May 17, 2011 / 2:31 PM / 8 years ago

Emerging nations push for say in next IMF chief

WASHINGTON (Reuters) - Emerging economies challenged Europe’s grip on the leadership of the International Monetary Fund on Tuesday as pressure mounted for the fund’s jailed managing director Dominique Strauss-Kahn to quit.

In a significant move China, which last year become the IMF’s third most powerful member country, called for “fairness, transparency and merit” in the selection of the next IMF boss.

As emerging nations began staking out their positions in the expected leadership battle, Austrian Finance Minister Maria Fekter suggested that Strauss-Kahn resign to avoid damaging the institution.

The world’s fast-growing developing economies have lobbied aggressively for an overhaul at the IMF and have expressed growing frustration at being shut out of the process on who runs the global institution.

A long-standing agreement between the United States and Europe has ensured that a European has always headed the IMF and an American its sister organization, the World Bank.

The arrest of Strauss-Kahn for sexual assault and attempted rape of a hotel maid in New York has set off a round of jostling for position on who could replace him and invigorated emerging market countries in their push for change.

Strauss-Kahn, who was refused bail on Monday and is being held in a New York jail, has denied the charges.

IMF board officials said there was a push by some countries for a speedy resolution to Strauss-Kahn’s future as head of the fund, while others cautioned against judging him too quickly.

China’s Foreign Ministry declined to comment on the charges against Strauss-Kahn, but a spokeswoman, asked about how IMF leaders are chosen, said: “We believe that this should be based on the principles of fairness, transparency and merit.”

It was the first time China has weighed in early and so publicly in the IMF selection debate.

All 10 managing directors to have run the fund since it was created after the World War Two have been Europeans, including four Frenchmen, the most recent of them Strauss-Kahn.

IMF experts and analysts have said that if Strauss-Kahn resigns soon, it may force countries to maintain the status quo and choose a European. Throwing open the process may take longer at a time when the job needs to be quickly filled.

Brazil has been one of the most aggressive emerging economies to call for an end to the status quo. Brazilian Finance Minister Guido Mantega told the IMF’s steering committee last month it was “high time that we make a political breakthrough in departing from the outdated practice.”


A senior Brazilian government official told Reuters Brazilwants the IMF’s next chief to come from a large emerging market country, but acknowledged Europe was likely to keep the job.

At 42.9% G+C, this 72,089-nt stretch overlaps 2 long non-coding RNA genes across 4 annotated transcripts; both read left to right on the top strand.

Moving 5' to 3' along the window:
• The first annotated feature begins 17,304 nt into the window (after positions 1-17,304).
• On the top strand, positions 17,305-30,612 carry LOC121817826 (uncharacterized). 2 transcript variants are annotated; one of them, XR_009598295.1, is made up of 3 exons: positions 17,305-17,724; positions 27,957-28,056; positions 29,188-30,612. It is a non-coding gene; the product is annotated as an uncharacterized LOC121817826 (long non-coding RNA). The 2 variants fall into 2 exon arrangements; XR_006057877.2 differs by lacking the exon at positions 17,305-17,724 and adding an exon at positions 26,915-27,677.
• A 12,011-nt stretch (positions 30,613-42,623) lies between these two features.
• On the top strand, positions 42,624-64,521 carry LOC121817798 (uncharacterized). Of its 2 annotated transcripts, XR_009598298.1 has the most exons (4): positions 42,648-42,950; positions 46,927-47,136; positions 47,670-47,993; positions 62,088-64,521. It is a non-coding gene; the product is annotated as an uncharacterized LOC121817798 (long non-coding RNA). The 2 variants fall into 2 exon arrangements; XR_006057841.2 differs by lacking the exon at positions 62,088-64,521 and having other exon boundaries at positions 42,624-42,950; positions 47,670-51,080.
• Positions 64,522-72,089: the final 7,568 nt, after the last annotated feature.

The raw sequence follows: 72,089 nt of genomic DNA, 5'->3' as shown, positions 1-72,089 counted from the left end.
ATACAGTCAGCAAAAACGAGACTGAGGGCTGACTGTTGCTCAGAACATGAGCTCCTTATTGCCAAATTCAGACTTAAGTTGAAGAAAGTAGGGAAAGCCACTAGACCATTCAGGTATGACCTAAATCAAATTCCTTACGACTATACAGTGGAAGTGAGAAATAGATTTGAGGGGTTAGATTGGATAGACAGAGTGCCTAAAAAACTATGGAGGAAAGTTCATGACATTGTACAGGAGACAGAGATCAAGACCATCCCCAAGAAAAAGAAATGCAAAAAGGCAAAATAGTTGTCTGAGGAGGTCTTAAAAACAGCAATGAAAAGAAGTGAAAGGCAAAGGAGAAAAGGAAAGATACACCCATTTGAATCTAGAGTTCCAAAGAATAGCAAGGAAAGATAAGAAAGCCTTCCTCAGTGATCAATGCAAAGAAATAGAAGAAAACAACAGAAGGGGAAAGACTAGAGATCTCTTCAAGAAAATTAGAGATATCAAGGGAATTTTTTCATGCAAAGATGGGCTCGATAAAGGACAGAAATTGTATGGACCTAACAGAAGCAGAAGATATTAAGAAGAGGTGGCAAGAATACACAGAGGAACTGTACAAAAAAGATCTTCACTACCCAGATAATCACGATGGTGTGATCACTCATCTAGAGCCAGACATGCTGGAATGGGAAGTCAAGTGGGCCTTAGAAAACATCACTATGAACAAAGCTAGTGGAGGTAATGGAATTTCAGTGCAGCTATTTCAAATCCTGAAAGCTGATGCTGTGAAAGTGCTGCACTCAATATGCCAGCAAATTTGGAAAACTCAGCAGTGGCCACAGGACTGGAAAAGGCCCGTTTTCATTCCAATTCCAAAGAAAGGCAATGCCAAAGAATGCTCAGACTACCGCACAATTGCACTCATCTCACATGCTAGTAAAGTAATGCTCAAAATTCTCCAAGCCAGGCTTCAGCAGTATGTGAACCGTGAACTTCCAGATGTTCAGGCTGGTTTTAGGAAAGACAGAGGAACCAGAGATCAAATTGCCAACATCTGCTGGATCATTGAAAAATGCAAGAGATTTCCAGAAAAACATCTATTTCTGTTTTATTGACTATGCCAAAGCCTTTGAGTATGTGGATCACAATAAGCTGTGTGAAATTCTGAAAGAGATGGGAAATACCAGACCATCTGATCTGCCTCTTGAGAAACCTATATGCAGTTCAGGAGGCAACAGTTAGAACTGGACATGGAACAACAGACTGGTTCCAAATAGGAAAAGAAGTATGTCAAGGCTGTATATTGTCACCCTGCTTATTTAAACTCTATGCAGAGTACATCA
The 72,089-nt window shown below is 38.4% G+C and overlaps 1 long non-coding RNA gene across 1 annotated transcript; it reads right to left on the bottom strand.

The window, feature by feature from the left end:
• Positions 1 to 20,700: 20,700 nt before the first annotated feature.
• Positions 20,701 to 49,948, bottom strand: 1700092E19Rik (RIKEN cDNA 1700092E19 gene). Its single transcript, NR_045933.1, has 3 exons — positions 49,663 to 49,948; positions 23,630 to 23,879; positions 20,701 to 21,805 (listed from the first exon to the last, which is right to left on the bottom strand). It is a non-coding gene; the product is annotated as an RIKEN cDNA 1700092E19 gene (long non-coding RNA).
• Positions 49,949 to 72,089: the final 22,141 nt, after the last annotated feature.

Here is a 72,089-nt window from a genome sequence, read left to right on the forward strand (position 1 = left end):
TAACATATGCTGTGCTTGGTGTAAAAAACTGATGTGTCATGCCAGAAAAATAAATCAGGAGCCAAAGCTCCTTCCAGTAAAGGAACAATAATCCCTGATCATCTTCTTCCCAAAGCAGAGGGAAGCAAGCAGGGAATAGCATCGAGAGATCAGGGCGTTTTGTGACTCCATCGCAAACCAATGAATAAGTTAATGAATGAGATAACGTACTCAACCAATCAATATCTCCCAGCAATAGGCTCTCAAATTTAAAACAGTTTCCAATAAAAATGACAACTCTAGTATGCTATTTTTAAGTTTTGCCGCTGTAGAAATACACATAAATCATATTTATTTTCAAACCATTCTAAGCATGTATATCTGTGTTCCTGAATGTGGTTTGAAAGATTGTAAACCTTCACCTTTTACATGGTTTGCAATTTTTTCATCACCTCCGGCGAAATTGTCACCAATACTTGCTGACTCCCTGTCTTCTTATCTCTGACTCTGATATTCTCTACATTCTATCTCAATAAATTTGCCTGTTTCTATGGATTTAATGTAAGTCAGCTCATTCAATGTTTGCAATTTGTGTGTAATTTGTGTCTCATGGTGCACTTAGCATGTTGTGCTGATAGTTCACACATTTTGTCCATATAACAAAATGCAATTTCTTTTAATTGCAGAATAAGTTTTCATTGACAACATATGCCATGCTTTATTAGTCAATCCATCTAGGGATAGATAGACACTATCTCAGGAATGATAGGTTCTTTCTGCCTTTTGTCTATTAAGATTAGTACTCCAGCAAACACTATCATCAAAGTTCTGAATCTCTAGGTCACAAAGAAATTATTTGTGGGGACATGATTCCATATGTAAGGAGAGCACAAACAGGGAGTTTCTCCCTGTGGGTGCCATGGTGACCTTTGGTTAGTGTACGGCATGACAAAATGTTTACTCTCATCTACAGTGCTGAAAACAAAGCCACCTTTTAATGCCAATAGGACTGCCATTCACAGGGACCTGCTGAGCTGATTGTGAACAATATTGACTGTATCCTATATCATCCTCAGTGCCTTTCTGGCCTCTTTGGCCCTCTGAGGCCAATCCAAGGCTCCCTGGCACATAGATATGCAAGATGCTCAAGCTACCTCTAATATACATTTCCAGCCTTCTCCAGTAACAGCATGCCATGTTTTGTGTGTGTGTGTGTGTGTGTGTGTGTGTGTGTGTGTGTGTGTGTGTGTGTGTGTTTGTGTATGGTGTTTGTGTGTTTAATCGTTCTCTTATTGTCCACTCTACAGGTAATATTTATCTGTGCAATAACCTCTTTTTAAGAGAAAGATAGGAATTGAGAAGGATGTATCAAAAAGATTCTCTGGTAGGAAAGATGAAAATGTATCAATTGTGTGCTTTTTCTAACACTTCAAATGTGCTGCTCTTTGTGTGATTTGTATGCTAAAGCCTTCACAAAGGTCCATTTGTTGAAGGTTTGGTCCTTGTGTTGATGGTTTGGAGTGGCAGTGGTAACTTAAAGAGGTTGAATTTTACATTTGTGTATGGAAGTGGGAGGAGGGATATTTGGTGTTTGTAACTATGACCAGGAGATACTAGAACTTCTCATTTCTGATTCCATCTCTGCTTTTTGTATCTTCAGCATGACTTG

“We believe India and Brazil would be good options,” the official said, speaking on condition of anonymity. “But we also believe that Europe is likely to keep its deep stranglehold on the position, and so we’re not planning to push very hard on this issue for now.”

German Chancellor Angela Merkel said on Monday that it was not yet time to discuss succession, but there was a good case for a European to occupy the job.

Asked at a European finance ministers’ meeting in Brussels whether Strauss-Kahn should resign, Austria’s Fekter said: “Given the situation, that bail has been denied, he has to consider that he would otherwise do damage to the institution.”

Spain’s Economy Minister Elena Salgado said it was up to Strauss-Kahn to make up his own mind, adding: “My solidarity first and foremost is with the woman who suffered the attack, if that was what happened.”

The United States, the IMF’s largest and most influential shareholder, has yet to comment on the selection process since Strauss-Kahn arrest, but it has made a strong case in recent years for emerging markets to have a greater say in the IMF.

In April 2009 at a meeting of the Group of 20 in London, the world’s major economies agreed “that the heads and senior leadership of the international financial institutions should be appointed through an open, transparent, and merit-based selection process.”

Strauss-Kahn has been deeply involved in talks over European Union and IMF bailouts for debt-strapped countries.

But another of his signature achievements has been reforming the IMF’s voting structure to give emerging market economies more power.

The IMF has named the fund’s deputy, John Lipsky, as acting managing director. Lipsky announced last week, however, that he was stepping down when his term expires in August, adding to pressure on the IMF to quickly resolve the leadership issue.

French Finance Minister Christine Lagarde has emerged as a front-runner for the IMF job, but her nationality may count against her. A French citizen has run the IMF for 26 out of the past 33 years and the embarrassment over the Strauss-Kahn affair may make it hard for Paris to make a credible case.

In Washington’s inner circles, former Turkish Finance Minister Kemal Dervis, who now runs an economic program at the Brookings Institution, is a leading name. Turkey’s status as a large emerging market within the European continent could ease concerns by developing nations that feel shut out of the selection process.

Other possibilities are Agustin Carstens, governor of Mexico’s central bank, and Montek Singh Ahluwlia, an economic adviser to Indian Prime Minister Manmohan Singh, as well as South Africa’s former Economy Minister Trevor Manuel.

Editing by Christopher Wilson

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